1 August 1990 Using single-mode infrared fibers for interferometry: progress report
Author Affiliations +
With the recent availability of low-loss single-mode fluoride glass fibers, it becomes possible to consider interferometric beam recombination with fibers at infrared wavelengths. After a brief description of their present performances, specific aspects of the use of single-mode fibers in the infrared are studied here. In an astronomical interferometer thermal emission from the fibers will limit the sensitivity if they are not cooled. It is interesting to use the fibers at large X/? ratios: the beam is wider inside the fiber, most of the energy being routed by the cladding, and the coupling to starlight is eased because it can be done at slower f-ratios. This is true as long as X/X<2; beyond, evanescent field leaks through the fiber coating at the bends become too strong and prevent any practical use of the fiber. Far field beam profiles have been measured in the K and L bands. A project for a laboratory demonstration interferometer is presented: fringes were obtained in the visible and an extension to longer wavelengths is under way.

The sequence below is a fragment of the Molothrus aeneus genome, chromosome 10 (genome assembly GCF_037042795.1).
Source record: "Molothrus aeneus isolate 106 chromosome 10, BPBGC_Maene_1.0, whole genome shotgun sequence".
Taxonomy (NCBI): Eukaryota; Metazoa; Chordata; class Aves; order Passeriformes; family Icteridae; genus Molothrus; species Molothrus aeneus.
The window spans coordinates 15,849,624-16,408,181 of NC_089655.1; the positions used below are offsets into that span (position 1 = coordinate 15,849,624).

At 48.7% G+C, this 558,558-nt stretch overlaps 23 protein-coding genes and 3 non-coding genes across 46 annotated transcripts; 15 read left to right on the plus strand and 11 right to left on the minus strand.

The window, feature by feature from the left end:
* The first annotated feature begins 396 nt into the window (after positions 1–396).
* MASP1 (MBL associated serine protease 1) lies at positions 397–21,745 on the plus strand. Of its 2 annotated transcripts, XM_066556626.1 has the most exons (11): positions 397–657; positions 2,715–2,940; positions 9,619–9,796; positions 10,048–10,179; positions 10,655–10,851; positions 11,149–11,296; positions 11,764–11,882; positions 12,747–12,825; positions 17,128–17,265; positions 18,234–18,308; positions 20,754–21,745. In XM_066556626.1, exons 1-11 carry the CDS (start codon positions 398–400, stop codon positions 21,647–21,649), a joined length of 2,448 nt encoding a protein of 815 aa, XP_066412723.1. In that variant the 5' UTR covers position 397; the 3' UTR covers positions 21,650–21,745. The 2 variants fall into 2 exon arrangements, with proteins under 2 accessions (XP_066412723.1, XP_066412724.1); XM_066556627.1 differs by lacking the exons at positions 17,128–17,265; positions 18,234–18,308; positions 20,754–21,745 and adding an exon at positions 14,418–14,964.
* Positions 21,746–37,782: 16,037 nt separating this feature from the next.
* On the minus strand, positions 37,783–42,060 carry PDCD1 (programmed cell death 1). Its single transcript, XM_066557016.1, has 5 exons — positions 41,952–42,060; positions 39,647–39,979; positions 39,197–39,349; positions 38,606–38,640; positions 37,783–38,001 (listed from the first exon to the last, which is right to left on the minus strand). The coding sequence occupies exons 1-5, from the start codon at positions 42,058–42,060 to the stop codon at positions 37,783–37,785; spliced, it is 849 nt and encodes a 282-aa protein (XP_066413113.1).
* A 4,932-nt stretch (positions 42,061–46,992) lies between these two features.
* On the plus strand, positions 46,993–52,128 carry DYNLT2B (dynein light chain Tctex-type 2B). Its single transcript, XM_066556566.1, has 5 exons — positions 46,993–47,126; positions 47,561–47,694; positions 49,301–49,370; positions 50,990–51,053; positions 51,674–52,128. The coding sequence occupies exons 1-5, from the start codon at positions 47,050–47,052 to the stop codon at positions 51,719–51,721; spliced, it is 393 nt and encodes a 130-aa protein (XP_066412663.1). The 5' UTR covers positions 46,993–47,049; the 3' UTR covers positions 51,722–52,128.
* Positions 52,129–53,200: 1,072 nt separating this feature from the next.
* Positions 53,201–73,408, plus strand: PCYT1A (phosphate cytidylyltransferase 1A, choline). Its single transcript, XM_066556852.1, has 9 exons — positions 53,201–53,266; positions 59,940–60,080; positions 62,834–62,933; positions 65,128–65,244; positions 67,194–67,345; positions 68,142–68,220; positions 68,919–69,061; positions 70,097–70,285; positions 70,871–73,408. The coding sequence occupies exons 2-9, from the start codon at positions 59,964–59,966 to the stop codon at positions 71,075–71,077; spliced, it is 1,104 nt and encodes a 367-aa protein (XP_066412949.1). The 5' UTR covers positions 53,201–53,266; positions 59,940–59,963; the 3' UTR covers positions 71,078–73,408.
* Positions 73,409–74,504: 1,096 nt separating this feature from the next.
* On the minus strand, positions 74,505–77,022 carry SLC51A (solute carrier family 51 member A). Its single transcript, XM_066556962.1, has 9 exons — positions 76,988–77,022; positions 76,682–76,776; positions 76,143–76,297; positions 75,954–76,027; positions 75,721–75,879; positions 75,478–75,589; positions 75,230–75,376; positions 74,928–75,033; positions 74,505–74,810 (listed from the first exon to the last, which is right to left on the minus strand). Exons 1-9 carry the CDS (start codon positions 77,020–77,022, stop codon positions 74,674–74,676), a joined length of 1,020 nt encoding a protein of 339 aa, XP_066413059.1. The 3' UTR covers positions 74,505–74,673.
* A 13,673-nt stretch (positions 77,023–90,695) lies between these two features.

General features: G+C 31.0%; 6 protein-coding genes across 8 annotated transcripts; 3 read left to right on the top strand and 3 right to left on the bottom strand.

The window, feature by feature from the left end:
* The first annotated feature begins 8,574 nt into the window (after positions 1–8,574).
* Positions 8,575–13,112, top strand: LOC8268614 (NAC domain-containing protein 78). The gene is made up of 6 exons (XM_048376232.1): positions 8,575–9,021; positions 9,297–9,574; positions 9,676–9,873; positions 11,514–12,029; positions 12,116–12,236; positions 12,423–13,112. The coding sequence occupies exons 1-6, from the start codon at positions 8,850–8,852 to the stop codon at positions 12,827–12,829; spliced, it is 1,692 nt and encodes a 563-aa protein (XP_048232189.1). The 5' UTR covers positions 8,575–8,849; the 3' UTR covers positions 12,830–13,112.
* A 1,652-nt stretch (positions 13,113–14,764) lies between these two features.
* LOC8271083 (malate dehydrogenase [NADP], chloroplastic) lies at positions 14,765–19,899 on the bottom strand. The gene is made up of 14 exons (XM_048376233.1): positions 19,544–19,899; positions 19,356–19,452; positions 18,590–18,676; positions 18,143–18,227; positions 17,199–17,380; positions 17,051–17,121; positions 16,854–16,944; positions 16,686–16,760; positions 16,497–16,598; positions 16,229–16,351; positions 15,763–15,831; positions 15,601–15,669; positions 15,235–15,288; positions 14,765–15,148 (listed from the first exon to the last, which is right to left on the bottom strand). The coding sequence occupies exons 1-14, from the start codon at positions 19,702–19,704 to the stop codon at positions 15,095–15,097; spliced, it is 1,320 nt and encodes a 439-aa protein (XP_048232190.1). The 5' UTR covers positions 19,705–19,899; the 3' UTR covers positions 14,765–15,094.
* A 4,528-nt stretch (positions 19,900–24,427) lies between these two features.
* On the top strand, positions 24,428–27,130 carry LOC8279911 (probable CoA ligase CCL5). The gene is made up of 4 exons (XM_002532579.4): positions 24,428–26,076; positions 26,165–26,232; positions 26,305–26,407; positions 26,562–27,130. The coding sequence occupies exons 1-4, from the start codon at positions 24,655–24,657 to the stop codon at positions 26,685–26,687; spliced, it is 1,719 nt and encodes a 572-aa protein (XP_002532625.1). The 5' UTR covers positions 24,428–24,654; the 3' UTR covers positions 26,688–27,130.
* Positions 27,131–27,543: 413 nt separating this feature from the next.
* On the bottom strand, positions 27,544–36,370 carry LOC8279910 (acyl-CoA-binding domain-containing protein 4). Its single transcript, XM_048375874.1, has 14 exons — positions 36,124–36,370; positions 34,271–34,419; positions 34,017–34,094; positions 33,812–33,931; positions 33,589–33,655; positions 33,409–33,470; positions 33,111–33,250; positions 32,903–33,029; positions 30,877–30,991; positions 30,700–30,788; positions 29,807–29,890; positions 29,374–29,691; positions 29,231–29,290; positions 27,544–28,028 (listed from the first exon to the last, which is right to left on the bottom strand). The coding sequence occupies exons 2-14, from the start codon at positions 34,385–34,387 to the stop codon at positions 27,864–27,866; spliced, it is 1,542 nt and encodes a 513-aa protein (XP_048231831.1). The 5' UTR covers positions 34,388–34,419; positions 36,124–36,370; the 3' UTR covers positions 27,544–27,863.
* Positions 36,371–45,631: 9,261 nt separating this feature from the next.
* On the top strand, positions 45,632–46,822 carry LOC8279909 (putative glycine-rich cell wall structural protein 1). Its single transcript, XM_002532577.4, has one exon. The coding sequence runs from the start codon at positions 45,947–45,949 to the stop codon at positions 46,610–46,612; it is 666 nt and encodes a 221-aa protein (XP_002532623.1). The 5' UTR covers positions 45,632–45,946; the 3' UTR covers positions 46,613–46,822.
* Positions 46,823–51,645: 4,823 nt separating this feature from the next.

© (1990) COPYRIGHT Society of Photo-Optical Instrumentation Engineers (SPIE). Downloading of the abstract is permitted for personal use only.
Vincent Coude du Foresto, Vincent Coude du Foresto, Gwenael Maze, Gwenael Maze, "Using single-mode infrared fibers for interferometry: progress report", Proc. SPIE 1237, Amplitude and Intensity Spatial Interferometry, (1 August 1990); doi: 10.1117/12.19324; https://doi.org/10.1117/12.19324


Back to Top